We are grateful to the editors of the ever-excellent Orion magazine for alerting us to the publication of Crane Maiden, a collaboration between author Brenda Peterson and artist Ed Young. Published by Chin Music Press, the book is also on display as an animated exhibit in the Eric Carle Museum.
A brief excerpt below:
And a note from the artist:
Taoism is an ancient philosophy of nature, simplicity, and humor. The dualism of Chinese Taoism calls us to attend to opposites, like two faces of the same coin—light and dark, parting and reunion, gravity and flight. Yin and yang complete each other, cannot exist separately, enrich and fulfill the other. Their “interplay of energy makes harmony,” writes Lao Tzu in his classic Tao Te Ching. Just as in physics, the positive and negative magnetic fields synthesize and work as a whole.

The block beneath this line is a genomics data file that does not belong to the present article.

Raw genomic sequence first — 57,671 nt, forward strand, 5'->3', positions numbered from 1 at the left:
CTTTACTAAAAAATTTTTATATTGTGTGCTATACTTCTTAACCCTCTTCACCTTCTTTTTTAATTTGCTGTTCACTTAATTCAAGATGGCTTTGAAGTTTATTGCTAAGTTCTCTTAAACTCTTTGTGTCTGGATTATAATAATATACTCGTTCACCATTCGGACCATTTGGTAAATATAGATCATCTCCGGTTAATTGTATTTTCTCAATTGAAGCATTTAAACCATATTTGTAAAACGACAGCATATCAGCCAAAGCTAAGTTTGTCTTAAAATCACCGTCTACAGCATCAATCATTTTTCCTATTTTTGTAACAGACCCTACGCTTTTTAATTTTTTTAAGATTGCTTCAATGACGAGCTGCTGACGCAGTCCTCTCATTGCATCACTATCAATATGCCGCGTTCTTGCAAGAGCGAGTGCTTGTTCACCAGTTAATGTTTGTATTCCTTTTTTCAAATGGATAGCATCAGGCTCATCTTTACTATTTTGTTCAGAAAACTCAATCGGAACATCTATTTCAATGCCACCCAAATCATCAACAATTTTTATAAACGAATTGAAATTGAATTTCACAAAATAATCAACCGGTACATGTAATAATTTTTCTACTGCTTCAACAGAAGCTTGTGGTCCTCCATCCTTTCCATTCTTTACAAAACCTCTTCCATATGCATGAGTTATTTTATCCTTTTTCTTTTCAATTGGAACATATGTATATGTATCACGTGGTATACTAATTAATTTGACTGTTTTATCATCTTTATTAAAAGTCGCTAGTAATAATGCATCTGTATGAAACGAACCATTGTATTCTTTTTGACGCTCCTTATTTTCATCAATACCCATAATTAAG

In China, cranes are symbolic creatures of nature. They bring good fortune and rain to crops and wetlands, as well as flood and destruction. Good and evil coexist in this Taoist balancing act. The West perceives truth as static perfection, but Chinese philosophy embraces polarities, always in a state of change, always alive. So red-crowned cranes embody both extremes, like the cosmos, or a vessel that can be perceived as half empty or half full.
How will we choose to live, to dance?